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Agreement in Context Free Grammar Rules

The grammar programs discussed in section Context Free Grammars and section Definite Clause Grammars describe a very small fragment of English. It is simplistic and ignores many potentially relevant syntactic features, such as subject--agreement. Nodes labeled verb are rewritten as chases without actually checking whether this fits the subject or any restriction there may be on tense. This is acceptable behaviour (in the sense that it will not allow any sentences which human subjects would consider unacceptable) in this particular grammar and dictionary, as all possible NPs are third person singular and the rules only allow sentences with a single finite verb. But say that we want to write a grammar which recognises (1) and (4) below as grammatical, while not admitting (2) and (3):

  1.   The cat miaows.
  2. The cat miaow.
  3. The cats miaows.
  4.   The cats miaow.
With rules such as
s -> np vp
np -> det noun 
vp -> verb
a tree representation of the sentence would be as in the figure below.
Figure 4 : A parse tree for the sentences in examples (1).
  But this shows that accounting for subject--verb agreement is potentially a problem for context free grammars. Specifically, when rewriting a node into a terminal, we are not allowed to take any other part of the tree into account, but here we want the terminal attached to the V-node to agree with the terminal attached to the N-node. A context free grammar cannot include a rule which lets the V-node have access to information about the N-node (and this would be undesirabe anyway, as it is rather difficult to write a program which does that)>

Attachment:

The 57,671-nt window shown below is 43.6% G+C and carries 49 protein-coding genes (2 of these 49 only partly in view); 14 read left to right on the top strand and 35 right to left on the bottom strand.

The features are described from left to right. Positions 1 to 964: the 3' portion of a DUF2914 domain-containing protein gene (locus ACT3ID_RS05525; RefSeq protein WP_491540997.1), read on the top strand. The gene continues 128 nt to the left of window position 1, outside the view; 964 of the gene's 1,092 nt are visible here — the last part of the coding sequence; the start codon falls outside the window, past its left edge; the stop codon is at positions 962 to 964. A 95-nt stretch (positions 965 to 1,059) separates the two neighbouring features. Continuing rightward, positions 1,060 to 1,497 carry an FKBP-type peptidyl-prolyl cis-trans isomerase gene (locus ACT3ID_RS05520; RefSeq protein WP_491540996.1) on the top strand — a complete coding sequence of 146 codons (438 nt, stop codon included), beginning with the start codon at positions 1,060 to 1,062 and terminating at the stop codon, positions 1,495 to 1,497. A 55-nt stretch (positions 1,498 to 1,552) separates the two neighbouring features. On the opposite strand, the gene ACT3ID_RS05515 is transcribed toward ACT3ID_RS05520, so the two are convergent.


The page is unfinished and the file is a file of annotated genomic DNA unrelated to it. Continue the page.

This is what we do instead: a context free grammar can only pass information from a node to its daughters. So the information that the terminals should agree must be introduced at a point where it can be passed onto two daughters. With respect to the figure above, this means where the S is rewritten into the NP and the VP. We then let the information trickle down through the tree until it is finally used to select an appropriate dictionary rule. This is the sort of behaviour we need (all occurrences of the Num variable must be instantiated to the same value throughout each rule):

s -> np(Num), vp(Num)
np(Num) -> det(Num), n(Num)
vp(Num) -> verb(Num), np(Num2)
The information that the subject and the verb will agree is introduced by the S-node, passed onto both the NP-- and VP--nodes, which in turn pass it onto the N-- and V--nodes, thus allowing it to be used for the selection of an appropriate terminal. This method allows us to use ordinary phrase structure rules, instead of using information from adjacent nodes. The number information will be present at all relevant nodes, being passed on through each subsequent rewrite rule. We call information that is passed on this way FEATURES. An NP has a feature Number, which must agree with the Number feature on its sister VP in the sentence rule.


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